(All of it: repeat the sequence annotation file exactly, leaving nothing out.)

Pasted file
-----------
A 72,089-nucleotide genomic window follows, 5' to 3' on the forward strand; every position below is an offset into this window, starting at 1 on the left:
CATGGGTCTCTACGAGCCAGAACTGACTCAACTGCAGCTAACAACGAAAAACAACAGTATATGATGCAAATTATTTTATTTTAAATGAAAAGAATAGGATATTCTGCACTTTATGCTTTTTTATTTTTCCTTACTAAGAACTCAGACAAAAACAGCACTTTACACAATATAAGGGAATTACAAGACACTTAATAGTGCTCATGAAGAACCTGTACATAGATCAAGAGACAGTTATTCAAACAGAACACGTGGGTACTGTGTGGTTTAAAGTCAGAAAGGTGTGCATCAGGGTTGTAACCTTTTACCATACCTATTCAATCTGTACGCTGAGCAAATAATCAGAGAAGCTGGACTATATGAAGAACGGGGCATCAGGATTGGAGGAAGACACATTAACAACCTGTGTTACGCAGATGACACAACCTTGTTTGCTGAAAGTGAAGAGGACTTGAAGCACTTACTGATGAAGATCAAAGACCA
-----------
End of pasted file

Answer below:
A 72,089-nucleotide genomic window follows, 5' to 3' on the forward strand; every position below is an offset into this window, starting at 1 on the left:
CATGGGTCTCTACGAGCCAGAACTGACTCAACTGCAGCTAACAACGAAAAACAACAGTATATGATGCAAATTATTTTATTTTAAATGAAAAGAATAGGATATTCTGCACTTTATGCTTTTTTATTTTTCCTTACTAAGAACTCAGACAAAAACAGCACTTTACACAATATAAGGGAATTACAAGACACTTAATAGTGCTCATGAAGAACCTGTACATAGATCAAGAGACAGTTATTCAAACAGAACACGTGGGTACTGTGTGGTTTAAAGTCAGAAAGGTGTGCATCAGGGTTGTAACCTTTTACCATACCTATTCAATCTGTACGCTGAGCAAATAATCAGAGAAGCTGGACTATATGAAGAACGGGGCATCAGGATTGGAGGAAGACACATTAACAACCTGTGTTACGCAGATGACACAACCTTGTTTGCTGAAAGTGAAGAGGACTTGAAGCACTTACTGATGAAGATCAAAGACCA